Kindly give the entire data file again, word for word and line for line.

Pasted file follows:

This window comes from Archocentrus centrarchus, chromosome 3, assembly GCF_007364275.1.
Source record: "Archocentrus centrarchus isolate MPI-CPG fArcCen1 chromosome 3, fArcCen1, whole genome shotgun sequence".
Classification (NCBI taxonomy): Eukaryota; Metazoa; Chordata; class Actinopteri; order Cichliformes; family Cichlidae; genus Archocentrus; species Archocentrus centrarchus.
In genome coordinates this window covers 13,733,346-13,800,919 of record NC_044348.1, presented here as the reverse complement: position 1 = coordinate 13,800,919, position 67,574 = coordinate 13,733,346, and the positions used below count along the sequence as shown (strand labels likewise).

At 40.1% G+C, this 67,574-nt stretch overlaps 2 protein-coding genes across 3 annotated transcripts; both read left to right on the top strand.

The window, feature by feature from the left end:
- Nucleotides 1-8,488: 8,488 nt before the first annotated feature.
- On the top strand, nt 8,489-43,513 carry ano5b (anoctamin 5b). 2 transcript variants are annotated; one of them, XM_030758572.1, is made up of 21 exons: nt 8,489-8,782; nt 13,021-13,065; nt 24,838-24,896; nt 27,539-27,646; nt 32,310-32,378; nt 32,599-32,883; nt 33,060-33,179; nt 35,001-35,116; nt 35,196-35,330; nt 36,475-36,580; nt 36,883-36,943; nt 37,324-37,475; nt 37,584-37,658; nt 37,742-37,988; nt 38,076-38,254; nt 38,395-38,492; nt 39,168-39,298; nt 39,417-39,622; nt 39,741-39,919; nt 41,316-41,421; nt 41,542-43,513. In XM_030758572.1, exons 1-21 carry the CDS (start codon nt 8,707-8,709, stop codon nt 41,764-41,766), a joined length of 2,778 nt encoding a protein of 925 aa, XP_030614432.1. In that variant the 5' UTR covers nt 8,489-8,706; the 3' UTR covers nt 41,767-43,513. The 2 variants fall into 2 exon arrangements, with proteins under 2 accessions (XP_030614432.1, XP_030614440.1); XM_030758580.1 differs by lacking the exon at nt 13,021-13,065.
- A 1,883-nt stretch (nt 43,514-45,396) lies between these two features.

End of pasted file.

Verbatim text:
This window comes from Archocentrus centrarchus, chromosome 3, assembly GCF_007364275.1.
Source record: "Archocentrus centrarchus isolate MPI-CPG fArcCen1 chromosome 3, fArcCen1, whole genome shotgun sequence".
Classification (NCBI taxonomy): Eukaryota; Metazoa; Chordata; class Actinopteri; order Cichliformes; family Cichlidae; genus Archocentrus; species Archocentrus centrarchus.
In genome coordinates this window covers 13,733,346-13,800,919 of record NC_044348.1, presented here as the reverse complement: position 1 = coordinate 13,800,919, position 67,574 = coordinate 13,733,346, and the positions used below count along the sequence as shown (strand labels likewise).

At 40.1% G+C, this 67,574-nt stretch overlaps 2 protein-coding genes across 3 annotated transcripts; both read left to right on the top strand.

The window, feature by feature from the left end:
- Nucleotides 1-8,488: 8,488 nt before the first annotated feature.
- On the top strand, nt 8,489-43,513 carry ano5b (anoctamin 5b). 2 transcript variants are annotated; one of them, XM_030758572.1, is made up of 21 exons: nt 8,489-8,782; nt 13,021-13,065; nt 24,838-24,896; nt 27,539-27,646; nt 32,310-32,378; nt 32,599-32,883; nt 33,060-33,179; nt 35,001-35,116; nt 35,196-35,330; nt 36,475-36,580; nt 36,883-36,943; nt 37,324-37,475; nt 37,584-37,658; nt 37,742-37,988; nt 38,076-38,254; nt 38,395-38,492; nt 39,168-39,298; nt 39,417-39,622; nt 39,741-39,919; nt 41,316-41,421; nt 41,542-43,513. In XM_030758572.1, exons 1-21 carry the CDS (start codon nt 8,707-8,709, stop codon nt 41,764-41,766), a joined length of 2,778 nt encoding a protein of 925 aa, XP_030614432.1. In that variant the 5' UTR covers nt 8,489-8,706; the 3' UTR covers nt 41,767-43,513. The 2 variants fall into 2 exon arrangements, with proteins under 2 accessions (XP_030614432.1, XP_030614440.1); XM_030758580.1 differs by lacking the exon at nt 13,021-13,065.
- A 1,883-nt stretch (nt 43,514-45,396) lies between these two features.